Gentle cleansing is particularly important for patients with acne, atopic dermatitis eczema, rosacea, or other dermatologic conditions that may cause compromised skin barrier integrity.9 Surfactant selection often represents a trade-off between functionality, esthetics, and mildness. Surfactant monomers and micelles contribute to penetration. Adding hydrophobically modified polymers (HMPs) to cleansers that contain surfactants can help to create polymer-surfactant complexes that are less irritating to the SC lipid barrier.10-12

Due to their large molecular size, polymeric cleansing technologies ensure surfactants stay at the skin surface where they can still provide the much-desired benefits of cleansing and foaming, while minimizing surfactant penetration and skin barrier disruption.11

New cleansers that contain HMP and a starch-based polymeric surfactant work together to provide premium cleansing and foaming aesthetics, while minimizing surfactant penetration into the skin barrier. In a clinical study, a cleanser formulated with HMP resulted in a 43% reduction in skin irritation potential versus a control cleanser without HMP.10

To learn more about surfactants in skincare, see the infographic below. 

Surfactants in Skincare


For additional resources and products that can help you and your patients, visit

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    1. What consumers want from skincare. The Benchmarking Company. Accessed 3.6.22
    2. National Study Reveals Up to 80 Percent of Americans Wash Their Face Incorrectly. Accessed 3.6.22
    3. Data on file, Johnson & Johnson Consumer Health.
    4. Walters RM, Mao G, Gunn ET, Hornby S. Cleansing formulations that respect skin barrier integrity. Dermatol Res Pract. 2012;2012:495917. doi: 10.1155/2012/495917. Epub 2012 Aug 13. PMID: 22927835; PMCID: PMC3425021.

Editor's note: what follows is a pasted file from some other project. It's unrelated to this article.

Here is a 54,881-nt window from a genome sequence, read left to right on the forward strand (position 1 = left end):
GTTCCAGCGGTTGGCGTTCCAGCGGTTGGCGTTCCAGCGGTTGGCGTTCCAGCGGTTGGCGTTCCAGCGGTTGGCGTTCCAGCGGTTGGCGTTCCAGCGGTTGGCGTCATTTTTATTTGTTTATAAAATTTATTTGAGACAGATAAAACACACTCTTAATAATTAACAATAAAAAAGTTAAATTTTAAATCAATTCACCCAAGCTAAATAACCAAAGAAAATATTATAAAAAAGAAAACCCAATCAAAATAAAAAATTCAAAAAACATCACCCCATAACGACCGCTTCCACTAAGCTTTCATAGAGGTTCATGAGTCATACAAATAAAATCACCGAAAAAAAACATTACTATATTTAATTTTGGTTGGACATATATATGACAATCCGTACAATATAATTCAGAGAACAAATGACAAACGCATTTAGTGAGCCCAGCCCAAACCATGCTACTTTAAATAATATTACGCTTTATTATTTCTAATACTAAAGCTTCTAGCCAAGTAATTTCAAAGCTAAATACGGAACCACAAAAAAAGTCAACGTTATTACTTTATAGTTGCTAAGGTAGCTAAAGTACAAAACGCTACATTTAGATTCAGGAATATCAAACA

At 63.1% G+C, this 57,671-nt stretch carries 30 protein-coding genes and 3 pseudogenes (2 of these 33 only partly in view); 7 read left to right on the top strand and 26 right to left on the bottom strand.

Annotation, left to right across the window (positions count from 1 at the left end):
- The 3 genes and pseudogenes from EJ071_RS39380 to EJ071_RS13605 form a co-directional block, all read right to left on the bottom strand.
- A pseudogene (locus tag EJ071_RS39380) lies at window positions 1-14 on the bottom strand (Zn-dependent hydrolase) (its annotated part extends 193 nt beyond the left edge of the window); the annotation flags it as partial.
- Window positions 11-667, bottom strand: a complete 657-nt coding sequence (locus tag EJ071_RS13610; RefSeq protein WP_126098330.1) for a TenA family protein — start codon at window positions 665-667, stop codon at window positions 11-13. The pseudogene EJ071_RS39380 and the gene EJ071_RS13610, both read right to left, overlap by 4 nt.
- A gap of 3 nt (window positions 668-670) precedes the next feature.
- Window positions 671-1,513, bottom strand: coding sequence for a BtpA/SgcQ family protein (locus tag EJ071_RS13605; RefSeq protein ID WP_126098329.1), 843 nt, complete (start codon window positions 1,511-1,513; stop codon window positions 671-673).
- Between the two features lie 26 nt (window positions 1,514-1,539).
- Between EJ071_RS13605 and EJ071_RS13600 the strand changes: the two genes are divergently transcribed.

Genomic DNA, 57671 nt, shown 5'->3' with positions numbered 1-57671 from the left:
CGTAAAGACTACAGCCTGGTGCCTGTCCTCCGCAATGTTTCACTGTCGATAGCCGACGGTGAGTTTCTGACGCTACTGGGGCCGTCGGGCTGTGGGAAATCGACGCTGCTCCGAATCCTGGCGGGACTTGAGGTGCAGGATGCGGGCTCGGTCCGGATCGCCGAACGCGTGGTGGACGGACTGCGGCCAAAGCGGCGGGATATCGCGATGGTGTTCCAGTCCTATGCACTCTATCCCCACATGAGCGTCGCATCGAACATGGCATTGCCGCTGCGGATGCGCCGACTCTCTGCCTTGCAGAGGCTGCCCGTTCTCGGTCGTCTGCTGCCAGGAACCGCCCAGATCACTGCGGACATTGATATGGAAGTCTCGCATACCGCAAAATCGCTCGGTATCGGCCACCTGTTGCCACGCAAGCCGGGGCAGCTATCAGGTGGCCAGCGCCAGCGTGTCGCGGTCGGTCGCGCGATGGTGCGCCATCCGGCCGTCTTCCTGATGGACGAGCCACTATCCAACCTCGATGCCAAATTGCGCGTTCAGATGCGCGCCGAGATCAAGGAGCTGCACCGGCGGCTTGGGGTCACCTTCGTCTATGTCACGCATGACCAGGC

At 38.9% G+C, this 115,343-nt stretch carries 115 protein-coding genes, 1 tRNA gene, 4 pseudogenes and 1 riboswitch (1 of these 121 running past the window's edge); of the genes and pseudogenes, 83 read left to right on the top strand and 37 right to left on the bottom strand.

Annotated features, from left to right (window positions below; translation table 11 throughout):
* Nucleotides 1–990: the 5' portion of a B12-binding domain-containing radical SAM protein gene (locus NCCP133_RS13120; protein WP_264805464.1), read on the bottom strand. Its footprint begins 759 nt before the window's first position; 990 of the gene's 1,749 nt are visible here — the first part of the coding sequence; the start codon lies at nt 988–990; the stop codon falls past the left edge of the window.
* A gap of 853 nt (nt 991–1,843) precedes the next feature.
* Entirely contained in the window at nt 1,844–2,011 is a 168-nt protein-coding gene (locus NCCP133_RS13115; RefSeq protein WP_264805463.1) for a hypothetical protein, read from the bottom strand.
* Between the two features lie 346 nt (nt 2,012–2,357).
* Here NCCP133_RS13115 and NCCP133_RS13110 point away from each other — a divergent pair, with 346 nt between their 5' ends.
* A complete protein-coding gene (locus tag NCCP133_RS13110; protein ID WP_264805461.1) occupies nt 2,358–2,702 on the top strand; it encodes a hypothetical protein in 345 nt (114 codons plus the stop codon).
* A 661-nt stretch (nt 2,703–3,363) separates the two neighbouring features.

5. What are surfactants and how do they work? Biolin Scientific. Accessed 3.6.22
    6. An introduction to cosmetic technology – Accessed 3.6.22
    7. Del Rosso JQ, Levin J. The clinical relevance of maintaining the functional integrity of the stratum corneum in both healthy and disease-affected skin. J Clin Aesthet Dermatol. 2011;4(9):22–42.
    8. Kirchner et al. Evaluation of the Mildness Potential of Liquid Cleansers. AAD 2020 Poster# 18567
    9. Draelos Z, Hornby S, Walters RM, Appa Y. Hydrophobically modified polymers can minimize skin irritation potential caused by surfactant-based cleansers. J Cosmet Dermatol. 2013;12(4):314-321.
    10. Draelos ZD. The science behind skin care: Cleansers. J Cosmet Dermatol. 2018 Feb;17(1):8-14. doi: 10.1111/jocd.12469. Epub 2017 Dec 12. PMID: 29231284.
    11. Tierney, N. et al. Cleansers with Hydrophobically-Modified Polymers Demonstrate Improved Mildness and Skin Barrier Integrity. American Academy of Dermatology, 69th Annual Meeting. February 2011. New Orleans, LA
    12. Hornby S, Walters R, Tierney N, Appa Y, Dorfman G, Kamath Y. Effect of commercial cleansers on skin barrier permeability. Skin Res Technol. 2016 May;22(2):196-202. doi: 10.1111/srt.12250. Epub 2015 Jun 10. PMID: 26094702.